In fact, if people in the United States can manage to momentarily forget “our” September 11, we might even be able to remember, against the forgetting pushed upon us, that the world did not begin on September 11, 2001. As a particular pneumonic device, there is the memory of what Ariel Dorfman and others have called “the other September 11”: September 11, 2006 marks the thirty-fifth anniversary of the U.S.-sponsored coup in Chile that overthrew the democratically elected government of Salvador Allende. This can help us remember the struggle of people throughout the Americas against U.S. imperialism that has been going on for decades and that continues today.
This particular form of historical remembering also means remembering-or, for many people, learning for the first time-that none of what has been listed above as the aftermath of “September 11” in fact began on that day. Afghanistan had been a site of U.S.-sponsored violence since the Cold War days of the 1980s; Iraq has been under attack at the hands of the U.S. and its allies in the form of sanctions and air strikes since 1991; in the other instances, the “war on terror” has led to the intensification of already-existing forms of repression and violence, generally with U.S. funding and military support, over the past five years. In the U.S. itself, all of the necessary laws and mechanisms necessary for the Patriot Act and the state of siege imposed against particular immigrant communities since September 11, 2001 had already been put in place under the Clinton Administration throughout the 1990s. This is not to mention the many communities in the United States, foremost among them the African American community, who have not had a moment of respite from “racial profiling” and a state of lived apartheid since the establishment of the nation.
All this remembering needs to begin immediately. For among the many ways that the left in the United States failed after September 11, 2001, this is one of the most important: the failure to fight to make people in the United States see their own place in the world. In the days immediately following the attacks, Slavoj Zizek wrote of the experience of walking the streets of lower Manhattan, still filled with rubble and clouded with smoke, and of another scene that came to mind: “If one adds to the situation in New York rapist gangs and a dozen or so snipers blindly targeting people who walk along the streets, one gets an idea about what Sarajevo was a decade ago.” For this, he was roundly criticized, including by those on the left, for “insensitivity.” Apparently, “our” pain was incomparable to the pain of the rest of the world.
But this point is more crucial today than ever before. People in New York are far from the only ones who have had to watch the bodies of loved ones brought out from the rubble of a destroyed building. (If you can forget “September 11,” you might remember Lebanon.) This was true before September 11, 2001; and, thanks largely to the military efforts of the U.S. government, it has certainly been true over the past five years. The unspoken consensus among people in the United States that American lives are worth more than others must be addressed and dispelled once and for all, and this effort must become a major part of the fight against the Bush administration’s “war on terror.”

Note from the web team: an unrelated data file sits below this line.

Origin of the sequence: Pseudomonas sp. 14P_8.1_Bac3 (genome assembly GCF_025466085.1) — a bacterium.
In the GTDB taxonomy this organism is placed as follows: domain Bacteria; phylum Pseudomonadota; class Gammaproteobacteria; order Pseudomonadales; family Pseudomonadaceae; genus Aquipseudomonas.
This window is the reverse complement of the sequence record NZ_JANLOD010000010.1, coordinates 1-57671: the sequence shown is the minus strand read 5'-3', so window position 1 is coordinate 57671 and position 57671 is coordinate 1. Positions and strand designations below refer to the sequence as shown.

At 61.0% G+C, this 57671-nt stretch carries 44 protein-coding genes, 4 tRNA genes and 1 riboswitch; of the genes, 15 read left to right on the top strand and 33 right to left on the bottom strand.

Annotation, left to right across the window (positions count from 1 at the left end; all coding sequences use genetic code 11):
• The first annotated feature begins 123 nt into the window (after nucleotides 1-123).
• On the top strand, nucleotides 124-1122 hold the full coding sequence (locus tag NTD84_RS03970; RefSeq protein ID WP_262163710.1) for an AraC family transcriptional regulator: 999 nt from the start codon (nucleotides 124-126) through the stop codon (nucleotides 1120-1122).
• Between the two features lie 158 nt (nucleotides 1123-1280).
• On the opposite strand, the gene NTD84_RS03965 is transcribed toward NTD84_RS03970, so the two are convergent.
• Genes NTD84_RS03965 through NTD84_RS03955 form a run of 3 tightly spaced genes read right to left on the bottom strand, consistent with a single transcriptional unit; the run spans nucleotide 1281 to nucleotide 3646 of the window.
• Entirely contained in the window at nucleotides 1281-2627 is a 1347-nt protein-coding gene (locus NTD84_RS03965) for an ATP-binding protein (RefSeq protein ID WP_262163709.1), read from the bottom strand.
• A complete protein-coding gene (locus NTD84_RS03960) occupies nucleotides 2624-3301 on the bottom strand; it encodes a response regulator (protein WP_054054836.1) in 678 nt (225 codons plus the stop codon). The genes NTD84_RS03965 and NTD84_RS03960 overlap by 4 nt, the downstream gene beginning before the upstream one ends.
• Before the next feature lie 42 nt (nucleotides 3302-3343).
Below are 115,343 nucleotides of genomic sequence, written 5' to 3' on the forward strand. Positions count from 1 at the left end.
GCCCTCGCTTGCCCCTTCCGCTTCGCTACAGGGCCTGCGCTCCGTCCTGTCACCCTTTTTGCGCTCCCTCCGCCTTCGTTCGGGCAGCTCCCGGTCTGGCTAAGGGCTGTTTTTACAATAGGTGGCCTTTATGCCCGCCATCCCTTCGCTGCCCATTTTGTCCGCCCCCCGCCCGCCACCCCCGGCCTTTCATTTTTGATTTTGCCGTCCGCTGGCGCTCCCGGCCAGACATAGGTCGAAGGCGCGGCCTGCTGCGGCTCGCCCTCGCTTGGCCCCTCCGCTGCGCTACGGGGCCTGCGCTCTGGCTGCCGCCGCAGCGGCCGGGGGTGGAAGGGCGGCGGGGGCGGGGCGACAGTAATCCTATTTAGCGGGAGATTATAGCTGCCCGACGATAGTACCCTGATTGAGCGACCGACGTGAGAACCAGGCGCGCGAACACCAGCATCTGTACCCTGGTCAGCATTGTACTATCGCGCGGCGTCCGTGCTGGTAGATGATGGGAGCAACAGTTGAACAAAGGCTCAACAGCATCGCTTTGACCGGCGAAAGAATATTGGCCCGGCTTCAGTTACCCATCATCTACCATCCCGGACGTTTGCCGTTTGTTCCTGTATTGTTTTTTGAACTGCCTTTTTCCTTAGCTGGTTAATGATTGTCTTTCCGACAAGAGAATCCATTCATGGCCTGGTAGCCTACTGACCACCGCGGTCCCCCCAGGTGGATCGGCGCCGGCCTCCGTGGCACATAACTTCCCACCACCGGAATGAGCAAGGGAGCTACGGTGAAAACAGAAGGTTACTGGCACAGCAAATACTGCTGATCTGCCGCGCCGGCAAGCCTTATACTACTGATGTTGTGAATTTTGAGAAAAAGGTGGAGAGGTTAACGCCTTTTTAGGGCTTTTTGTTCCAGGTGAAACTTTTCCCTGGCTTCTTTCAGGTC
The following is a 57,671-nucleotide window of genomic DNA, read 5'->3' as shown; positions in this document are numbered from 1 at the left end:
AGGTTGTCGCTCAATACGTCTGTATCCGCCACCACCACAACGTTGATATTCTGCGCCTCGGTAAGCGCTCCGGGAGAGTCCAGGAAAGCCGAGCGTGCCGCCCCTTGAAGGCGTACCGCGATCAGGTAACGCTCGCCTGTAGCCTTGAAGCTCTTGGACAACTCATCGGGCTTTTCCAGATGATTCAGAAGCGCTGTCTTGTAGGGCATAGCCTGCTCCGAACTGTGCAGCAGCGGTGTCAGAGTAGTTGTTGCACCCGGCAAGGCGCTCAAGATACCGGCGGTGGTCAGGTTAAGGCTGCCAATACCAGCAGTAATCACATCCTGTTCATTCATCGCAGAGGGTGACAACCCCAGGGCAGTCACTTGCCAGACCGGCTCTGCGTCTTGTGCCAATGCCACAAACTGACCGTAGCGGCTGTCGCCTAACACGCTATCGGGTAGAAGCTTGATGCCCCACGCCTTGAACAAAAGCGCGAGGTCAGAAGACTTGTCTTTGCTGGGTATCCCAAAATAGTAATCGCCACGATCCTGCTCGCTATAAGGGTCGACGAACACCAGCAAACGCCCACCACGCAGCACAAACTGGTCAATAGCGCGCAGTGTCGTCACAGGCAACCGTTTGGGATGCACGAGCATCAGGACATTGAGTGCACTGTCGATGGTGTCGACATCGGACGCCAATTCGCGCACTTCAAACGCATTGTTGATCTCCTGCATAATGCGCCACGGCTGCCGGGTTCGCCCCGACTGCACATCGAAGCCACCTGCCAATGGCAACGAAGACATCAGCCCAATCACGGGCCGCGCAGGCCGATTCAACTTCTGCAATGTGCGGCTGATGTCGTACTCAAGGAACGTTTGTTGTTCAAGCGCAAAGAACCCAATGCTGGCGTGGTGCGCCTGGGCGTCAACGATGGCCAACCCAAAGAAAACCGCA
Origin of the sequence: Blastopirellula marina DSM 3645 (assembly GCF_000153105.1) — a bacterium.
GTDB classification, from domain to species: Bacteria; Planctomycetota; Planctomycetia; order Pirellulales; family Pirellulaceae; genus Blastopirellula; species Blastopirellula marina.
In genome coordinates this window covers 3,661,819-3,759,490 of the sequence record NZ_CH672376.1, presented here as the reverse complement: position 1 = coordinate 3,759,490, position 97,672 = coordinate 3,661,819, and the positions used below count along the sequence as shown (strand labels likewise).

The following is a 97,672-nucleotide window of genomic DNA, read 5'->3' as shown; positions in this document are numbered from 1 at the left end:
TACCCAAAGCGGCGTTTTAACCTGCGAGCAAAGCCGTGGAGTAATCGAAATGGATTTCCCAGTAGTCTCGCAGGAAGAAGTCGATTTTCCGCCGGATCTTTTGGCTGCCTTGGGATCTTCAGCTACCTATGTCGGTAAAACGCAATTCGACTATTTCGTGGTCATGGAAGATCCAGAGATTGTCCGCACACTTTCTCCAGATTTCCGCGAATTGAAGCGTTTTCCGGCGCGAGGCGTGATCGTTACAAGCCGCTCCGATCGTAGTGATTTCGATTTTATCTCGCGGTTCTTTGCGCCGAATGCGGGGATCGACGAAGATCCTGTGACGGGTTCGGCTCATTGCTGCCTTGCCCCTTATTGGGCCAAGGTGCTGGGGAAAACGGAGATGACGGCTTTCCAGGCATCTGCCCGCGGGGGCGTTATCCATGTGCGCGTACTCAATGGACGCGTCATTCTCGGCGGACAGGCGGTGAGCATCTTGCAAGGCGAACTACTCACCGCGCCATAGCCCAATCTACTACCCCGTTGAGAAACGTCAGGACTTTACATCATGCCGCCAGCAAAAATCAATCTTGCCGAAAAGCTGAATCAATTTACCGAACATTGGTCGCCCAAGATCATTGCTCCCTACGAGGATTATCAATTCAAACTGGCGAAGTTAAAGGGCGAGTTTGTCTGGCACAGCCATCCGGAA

This inability to overcome American parochialism and to allow people here to imagine a larger-than-national mindset-call it a critical internationalism, call it a radical cosmopolitanism, call it what you like-continues to haunt the present. It is this sense of isolation from the rest of the world that allows people in this country to be again and again convinced by various administrations that the role of the United States is to somehow oversee and police the world, rather than to become part of building international solutions. Of course, like the police themselves in all too many places, the government of the United States remains entirely unaccountable, either to the people of the world or even to its own citizens.
But another thing has happened during those five years whose anniversary we are being told to commemorate. Around the world, people’s movements have constantly resisted the U.S. government’s attempts to impose its own vision of the world through the use of “September 11.” In place of this “September 11,” I offer another date to remember: February 15, 2003, when more than eleven million people across the world stood together, not just against the imminent U.S. attack on Iraq, but against the larger imposition of U.S. hegemony across the globe.
The spirit of resistance that came together on February 15 still exists; it manifests itself, for example, in the protests that erupt every time a U.S. official sets foot anywhere in the world today. But the millions who stood, and who continue to stand, against the actions of the U.S. government are also watching us today, and wondering-as they should-about the relative lack of resistance on the part of people here in the United States against their own government’s acts of terror since September 11, 2001. It is past time for people in the United States to forget the official version of “September 11” and to join this new world that was glimpsed on February 15.
For the corollary of Zizek’s point, in comparing New York and Sarajevo, was that only by accepting such a connection can Americans begin to make what he called “the long-overdue move from ‘A thing like this should not happen HERE!’ to ‘A thing like this should not happen ANYWHERE!'” Forgetting “September 11” is an important step towards a very different kind of remembering of the events of that day within a larger history and a larger context, one that extends beyond national borders and imagines a different kind of world. It would mean, for people in the United States, at long last trying to find a way, with due humility, to join the rest of the world.
ANTHONY ALESSANDRINI is an Assistant Professor of English at Kingsborough Community College/CUNY in Brooklyn, and an organizer with the Action Wednesdays Against War collective. He can be reached at firstname.lastname@example.org.